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Hoffmann, R. A wiki for the life sciences where authorship matters. Nature Genetics (2008)

Human immunodeficiency virus induces phosphorylation of its cell surface receptor.

AIDS is an immunoregulatory disorder characterized by depletion of the CD4+, helper/inducer lymphocyte population. The causative agent of this disease is the human immunodeficiency virus, HIV, which infects CD4+ cells and leads to cytopathic effects characterized by syncytia formation and cell death. Recent studies have demonstrated that binding of HIV to its cellular receptor CD4 is necessary for viral entry. We find that binding of HIV to CD4 induces rapid and sustained phosphorylation of CD4 which could involve protein kinase C. HIV-induced CD4 phosphorylation can be blocked by antibody against CD4 and monoclonal antibody against the HIV envelope glycoprotein gp120, indicating that a specific interaction between CD4 and gp120 is required for phosphorylation. Electron microscopy shows that a protein kinase C inhibitor does not impair binding of HIV to CD4+ cells, but causes an apparent accumulation of virus particles at the cell surface, at the same time inhibiting viral infectivity. These results indicate a possible role for HIV-induced CD4 phosphorylation in viral entry and identify a potential target for antiviral therapy.[1]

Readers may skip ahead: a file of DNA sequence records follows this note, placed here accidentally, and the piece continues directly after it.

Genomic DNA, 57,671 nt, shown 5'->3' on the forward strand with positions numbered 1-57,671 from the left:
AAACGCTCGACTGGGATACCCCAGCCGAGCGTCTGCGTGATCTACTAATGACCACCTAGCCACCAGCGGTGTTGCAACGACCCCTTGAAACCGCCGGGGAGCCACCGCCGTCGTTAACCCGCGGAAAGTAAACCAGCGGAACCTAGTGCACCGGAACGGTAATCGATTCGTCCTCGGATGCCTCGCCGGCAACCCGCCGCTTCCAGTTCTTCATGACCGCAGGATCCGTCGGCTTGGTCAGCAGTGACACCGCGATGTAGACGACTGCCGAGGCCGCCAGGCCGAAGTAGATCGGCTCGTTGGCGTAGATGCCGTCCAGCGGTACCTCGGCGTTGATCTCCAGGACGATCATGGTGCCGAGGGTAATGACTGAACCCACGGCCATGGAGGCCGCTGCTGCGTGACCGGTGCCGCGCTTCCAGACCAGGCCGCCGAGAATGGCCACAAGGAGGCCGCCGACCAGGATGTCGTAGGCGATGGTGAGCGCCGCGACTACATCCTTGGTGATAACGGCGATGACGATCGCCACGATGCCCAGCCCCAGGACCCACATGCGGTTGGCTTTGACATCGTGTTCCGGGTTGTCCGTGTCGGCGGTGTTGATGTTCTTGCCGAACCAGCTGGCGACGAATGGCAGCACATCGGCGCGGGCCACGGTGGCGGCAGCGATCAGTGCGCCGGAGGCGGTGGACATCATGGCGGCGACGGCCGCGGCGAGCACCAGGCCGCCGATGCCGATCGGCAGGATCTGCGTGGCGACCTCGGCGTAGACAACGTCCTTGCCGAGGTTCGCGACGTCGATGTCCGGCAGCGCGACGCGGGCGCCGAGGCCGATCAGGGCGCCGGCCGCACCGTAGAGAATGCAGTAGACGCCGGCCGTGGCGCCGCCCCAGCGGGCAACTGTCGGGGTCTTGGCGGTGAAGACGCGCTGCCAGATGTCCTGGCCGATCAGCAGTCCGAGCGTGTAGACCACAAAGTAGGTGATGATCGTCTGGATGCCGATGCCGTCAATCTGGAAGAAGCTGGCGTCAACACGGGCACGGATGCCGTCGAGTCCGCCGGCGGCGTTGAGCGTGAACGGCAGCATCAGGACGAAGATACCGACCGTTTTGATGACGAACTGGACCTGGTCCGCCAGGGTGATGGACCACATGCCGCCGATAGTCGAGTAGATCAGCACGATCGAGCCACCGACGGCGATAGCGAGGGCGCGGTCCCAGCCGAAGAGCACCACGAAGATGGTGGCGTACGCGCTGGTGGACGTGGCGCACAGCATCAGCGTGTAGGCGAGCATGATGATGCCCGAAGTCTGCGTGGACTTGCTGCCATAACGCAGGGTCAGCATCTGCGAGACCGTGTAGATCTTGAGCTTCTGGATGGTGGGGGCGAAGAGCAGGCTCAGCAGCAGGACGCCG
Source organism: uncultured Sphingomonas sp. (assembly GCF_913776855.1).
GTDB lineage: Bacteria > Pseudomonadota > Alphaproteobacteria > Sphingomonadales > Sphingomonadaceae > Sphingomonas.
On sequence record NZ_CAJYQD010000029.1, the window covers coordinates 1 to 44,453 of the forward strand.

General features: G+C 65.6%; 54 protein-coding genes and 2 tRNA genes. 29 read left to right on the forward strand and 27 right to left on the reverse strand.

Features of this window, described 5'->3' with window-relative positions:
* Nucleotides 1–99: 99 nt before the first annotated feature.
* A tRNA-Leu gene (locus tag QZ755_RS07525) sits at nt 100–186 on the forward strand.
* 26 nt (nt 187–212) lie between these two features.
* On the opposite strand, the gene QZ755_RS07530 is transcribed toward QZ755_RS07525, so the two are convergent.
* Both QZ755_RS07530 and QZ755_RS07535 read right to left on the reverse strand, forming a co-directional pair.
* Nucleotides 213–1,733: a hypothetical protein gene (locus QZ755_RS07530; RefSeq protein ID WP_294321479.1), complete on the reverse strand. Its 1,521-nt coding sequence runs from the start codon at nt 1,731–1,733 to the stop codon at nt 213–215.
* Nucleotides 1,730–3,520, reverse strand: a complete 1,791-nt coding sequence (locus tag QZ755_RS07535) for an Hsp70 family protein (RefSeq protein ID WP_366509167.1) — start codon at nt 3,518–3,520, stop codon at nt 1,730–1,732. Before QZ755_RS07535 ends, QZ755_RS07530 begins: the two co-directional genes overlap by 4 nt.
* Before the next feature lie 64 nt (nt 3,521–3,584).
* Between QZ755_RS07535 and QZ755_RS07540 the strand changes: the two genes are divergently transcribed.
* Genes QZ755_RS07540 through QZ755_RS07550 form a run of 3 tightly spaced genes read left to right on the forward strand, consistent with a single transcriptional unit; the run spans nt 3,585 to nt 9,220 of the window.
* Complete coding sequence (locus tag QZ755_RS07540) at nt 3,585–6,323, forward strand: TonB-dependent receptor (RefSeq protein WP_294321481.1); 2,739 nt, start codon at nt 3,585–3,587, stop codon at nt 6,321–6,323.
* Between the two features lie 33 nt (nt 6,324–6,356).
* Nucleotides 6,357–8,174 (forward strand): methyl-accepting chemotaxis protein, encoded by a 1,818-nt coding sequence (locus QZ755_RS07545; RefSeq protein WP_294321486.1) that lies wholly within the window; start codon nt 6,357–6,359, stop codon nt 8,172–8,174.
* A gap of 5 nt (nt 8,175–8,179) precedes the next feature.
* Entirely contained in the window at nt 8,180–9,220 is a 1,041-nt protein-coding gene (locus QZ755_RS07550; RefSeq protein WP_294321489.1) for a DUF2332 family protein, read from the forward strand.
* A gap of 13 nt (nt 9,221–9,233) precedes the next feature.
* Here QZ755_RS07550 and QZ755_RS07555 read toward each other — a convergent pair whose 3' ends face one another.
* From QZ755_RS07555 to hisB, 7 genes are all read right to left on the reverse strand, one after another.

1. Human immunodeficiency virus induces phosphorylation of its cell surface receptor. Fields, A.P., Bednarik, D.P., Hess, A., May, W.S. Nature (1988) [Pubmed]
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